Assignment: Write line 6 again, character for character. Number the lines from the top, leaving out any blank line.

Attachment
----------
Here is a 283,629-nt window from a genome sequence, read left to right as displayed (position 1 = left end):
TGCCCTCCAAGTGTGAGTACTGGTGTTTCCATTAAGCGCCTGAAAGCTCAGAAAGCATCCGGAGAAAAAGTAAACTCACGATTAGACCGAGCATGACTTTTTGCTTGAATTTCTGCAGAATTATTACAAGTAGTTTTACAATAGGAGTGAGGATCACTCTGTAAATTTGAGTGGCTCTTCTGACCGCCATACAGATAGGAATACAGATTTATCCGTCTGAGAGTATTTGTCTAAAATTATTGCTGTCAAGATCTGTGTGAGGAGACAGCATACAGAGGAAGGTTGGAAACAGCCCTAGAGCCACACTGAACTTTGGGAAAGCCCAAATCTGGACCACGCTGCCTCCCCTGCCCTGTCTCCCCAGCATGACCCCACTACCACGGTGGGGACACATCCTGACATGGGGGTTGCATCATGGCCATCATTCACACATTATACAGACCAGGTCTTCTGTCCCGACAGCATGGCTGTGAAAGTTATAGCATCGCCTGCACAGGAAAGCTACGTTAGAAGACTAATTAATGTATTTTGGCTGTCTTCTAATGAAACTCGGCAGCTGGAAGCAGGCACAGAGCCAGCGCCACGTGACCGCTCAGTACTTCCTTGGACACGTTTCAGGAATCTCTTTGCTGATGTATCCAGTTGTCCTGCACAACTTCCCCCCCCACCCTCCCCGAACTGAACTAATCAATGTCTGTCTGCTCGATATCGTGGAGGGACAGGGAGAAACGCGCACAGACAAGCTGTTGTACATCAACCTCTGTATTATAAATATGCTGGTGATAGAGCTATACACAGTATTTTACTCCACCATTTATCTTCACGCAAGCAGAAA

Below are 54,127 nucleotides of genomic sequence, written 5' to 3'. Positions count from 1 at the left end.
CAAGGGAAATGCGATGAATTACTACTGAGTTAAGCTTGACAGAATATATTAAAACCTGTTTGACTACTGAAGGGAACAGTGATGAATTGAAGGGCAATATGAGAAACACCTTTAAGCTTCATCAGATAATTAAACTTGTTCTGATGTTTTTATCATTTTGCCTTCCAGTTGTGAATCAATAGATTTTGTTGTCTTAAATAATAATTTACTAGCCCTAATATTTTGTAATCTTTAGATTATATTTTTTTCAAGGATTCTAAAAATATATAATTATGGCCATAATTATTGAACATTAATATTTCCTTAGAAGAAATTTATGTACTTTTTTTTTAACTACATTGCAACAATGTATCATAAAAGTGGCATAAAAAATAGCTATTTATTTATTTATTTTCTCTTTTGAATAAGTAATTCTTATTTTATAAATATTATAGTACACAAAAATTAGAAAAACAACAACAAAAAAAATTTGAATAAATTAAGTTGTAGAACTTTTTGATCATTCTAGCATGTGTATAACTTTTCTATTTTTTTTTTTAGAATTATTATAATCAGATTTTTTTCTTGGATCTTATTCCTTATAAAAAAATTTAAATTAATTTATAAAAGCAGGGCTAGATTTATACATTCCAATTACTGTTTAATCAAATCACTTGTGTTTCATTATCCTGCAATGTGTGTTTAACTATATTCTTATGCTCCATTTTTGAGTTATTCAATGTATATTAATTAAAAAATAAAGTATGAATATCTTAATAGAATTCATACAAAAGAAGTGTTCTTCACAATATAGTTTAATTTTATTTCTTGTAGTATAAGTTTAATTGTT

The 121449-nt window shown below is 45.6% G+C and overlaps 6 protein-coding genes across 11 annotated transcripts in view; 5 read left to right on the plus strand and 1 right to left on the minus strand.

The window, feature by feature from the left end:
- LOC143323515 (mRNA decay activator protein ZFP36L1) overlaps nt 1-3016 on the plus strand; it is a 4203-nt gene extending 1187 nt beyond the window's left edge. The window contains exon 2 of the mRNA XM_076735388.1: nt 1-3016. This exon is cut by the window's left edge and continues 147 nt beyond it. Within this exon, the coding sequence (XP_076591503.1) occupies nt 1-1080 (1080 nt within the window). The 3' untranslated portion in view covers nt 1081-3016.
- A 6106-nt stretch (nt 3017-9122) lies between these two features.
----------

The window, feature by feature from the left end: